Thursday, September 23, 2010

On fairness and the refereeing system

Recently, I have encountered one of those highly specific dangers particular to the sciences - being sniped by a concurrent publication.

While there is a great deal of collaboration in my field, there is also a fair amount of competition, arising mainly between facilities with similar experimental programs. This competition serves its purpose when approached in a friendly manner; results published by different groups using different facilities but studying the same reaction help to quickly converge on the real (physical) values desired. But it can sometimes lead to a conundrum, when two differing (though not necessarily contradictory) results are submitted simultaneously.
The authors behind these two manuscripts, both vying for a quick and painless publication, may - in all likelihood - be completely unaware (at that point) of the other's work. If no conference proceedings or earlier talks discussed the work, the publication would be the first appearance of it, and thus two as-yet-unpublished papers would have no knowledge of one another. But each goes to a different referee, and perhaps one referee is faster, more efficient, less critical or simply not on vacation at the time - so that paper is published first.
Now, let me tell you, it is an unpleasant shock to discover (while still waiting for your own referee to do his/her job) that someone has published results similar to yours at the same time as you. From here on out, you're already in the negative, because people outside will only see that the other paper was published first (even if you submitted for publication on the very same day). Even if your work is concurrent, your submission simultaneous - even, in fact, if your work was completed first - you now carry the stigma of being a follower. This is tricky ground to navigate, and it leads to a rather obvious question.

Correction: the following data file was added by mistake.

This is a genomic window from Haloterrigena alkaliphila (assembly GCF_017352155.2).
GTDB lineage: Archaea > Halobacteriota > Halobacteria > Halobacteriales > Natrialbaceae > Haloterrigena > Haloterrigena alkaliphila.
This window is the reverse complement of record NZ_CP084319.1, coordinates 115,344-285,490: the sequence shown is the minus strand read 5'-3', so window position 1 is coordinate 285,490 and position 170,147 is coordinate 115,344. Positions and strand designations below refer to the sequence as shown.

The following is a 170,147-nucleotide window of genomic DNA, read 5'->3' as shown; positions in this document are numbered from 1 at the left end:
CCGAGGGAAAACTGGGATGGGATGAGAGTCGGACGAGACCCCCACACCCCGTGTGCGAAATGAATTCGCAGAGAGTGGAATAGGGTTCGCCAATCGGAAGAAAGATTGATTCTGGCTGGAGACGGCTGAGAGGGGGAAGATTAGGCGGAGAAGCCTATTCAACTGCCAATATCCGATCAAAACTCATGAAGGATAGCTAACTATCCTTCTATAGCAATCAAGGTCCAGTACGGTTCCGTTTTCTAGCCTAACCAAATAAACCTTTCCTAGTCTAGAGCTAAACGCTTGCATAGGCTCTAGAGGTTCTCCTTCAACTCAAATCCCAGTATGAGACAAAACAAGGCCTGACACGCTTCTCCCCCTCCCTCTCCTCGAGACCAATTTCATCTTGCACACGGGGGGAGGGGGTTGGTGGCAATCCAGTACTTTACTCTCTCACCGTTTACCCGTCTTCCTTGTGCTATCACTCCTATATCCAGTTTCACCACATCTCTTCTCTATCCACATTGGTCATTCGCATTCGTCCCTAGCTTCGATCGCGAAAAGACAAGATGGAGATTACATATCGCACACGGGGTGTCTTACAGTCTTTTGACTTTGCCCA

Does your referee have the right to ask that you incorporate the other author's work (or a reference to it) into yours?

In other words, is it fair that you be asked to reference the other author's work, when, were the (random) referees swapped, it would be the other author referencing you? You had no knowledge of their work before submitting your manuscript, nor did they know of yours. In theory, your work is just as timely as their work is, but this is not something that outsiders will see (as it will not be fairly reflected in the differing publication dates). And you, already being on the wrong end of the "leader vs follower" stick, are now to be asked for even more effort, which will seemingly make your own position even weaker?
There is a positive, of course. If your work is just as timely, but you are able to include reference to (and perhaps refutation of, as the case may be) their work, then your (finally) published paper becomes the one more often referenced, at the cost of one reference, on your part, to the other authors. But you still lose, in appearance, the contemporariness of the published results.

So what's the best way forward? This situation, while reasonably rare, appears to be a weakness in the current way refereeing is handled in publication. Maybe making publications only released once a month? Sorting by submission date instead of publication date? I really don't know.

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